Skip navigation

Please use this identifier to cite or link to this item: http://hdl.handle.net/20.500.12128/3911
Title: Croatica : literatura i kultura chorwacka w Polsce w latach 1944-1989
Authors: Małczak, Leszek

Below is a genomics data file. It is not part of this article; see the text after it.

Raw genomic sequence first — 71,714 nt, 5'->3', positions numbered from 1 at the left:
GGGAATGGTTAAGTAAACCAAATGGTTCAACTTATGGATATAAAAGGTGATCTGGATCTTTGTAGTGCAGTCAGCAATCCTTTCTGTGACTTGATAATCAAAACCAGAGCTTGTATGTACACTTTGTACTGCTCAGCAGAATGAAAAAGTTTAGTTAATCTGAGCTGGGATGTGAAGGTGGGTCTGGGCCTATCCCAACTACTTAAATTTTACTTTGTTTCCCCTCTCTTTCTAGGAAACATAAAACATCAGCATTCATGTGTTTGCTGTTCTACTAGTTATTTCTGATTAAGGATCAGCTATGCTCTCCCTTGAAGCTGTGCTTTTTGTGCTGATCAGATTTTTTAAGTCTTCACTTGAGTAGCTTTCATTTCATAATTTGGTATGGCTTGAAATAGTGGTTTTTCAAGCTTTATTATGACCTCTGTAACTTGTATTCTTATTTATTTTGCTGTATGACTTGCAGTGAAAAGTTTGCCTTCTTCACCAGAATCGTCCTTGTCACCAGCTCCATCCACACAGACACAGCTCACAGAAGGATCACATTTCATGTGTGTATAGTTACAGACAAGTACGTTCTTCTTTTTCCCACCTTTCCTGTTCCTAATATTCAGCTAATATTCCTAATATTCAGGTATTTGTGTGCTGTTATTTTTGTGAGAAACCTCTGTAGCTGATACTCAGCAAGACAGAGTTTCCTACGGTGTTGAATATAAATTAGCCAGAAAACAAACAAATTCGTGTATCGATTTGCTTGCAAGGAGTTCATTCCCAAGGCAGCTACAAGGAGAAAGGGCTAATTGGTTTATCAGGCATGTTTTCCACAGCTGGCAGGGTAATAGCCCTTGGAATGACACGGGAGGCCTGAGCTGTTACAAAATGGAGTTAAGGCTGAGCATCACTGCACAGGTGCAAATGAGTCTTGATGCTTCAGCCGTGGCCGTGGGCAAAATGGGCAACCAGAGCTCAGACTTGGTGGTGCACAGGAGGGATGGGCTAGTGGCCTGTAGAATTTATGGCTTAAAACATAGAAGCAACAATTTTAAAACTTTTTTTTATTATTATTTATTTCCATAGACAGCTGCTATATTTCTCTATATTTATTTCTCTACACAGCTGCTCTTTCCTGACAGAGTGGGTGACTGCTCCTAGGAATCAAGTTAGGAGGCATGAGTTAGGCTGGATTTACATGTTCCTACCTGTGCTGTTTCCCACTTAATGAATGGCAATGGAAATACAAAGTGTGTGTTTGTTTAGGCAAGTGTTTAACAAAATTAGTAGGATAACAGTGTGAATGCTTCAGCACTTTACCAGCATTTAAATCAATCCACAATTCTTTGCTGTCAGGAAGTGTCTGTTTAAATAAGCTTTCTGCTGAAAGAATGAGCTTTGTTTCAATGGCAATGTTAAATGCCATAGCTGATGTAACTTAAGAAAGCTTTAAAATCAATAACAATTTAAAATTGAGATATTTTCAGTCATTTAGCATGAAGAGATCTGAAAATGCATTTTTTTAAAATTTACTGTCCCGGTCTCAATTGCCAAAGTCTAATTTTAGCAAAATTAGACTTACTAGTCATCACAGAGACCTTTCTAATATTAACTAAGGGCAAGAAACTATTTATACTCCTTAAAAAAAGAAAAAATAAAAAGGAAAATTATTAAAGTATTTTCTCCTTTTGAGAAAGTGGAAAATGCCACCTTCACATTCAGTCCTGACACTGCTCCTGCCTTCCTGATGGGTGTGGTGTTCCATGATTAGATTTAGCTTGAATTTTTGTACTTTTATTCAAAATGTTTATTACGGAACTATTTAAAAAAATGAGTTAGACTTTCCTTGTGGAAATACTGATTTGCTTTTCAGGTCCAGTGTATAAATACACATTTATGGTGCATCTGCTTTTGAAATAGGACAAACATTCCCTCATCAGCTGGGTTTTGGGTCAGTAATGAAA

Keywords: literatura chorwacka w Polsce; przekłady literatury chorwackiej; Jugosławia; kultura chorwacka w Polsce; polityka kulturalna; komunikacja międzyliteracka; komunikacja międzykulturowa; związki literackie; związki kulturalne; bibliografia przekładów; kalendarium kontaktów kulturalnych; PRL
Issue Date: 2013
Publisher: Wydawnictwo Uniwersytetu Śląskiego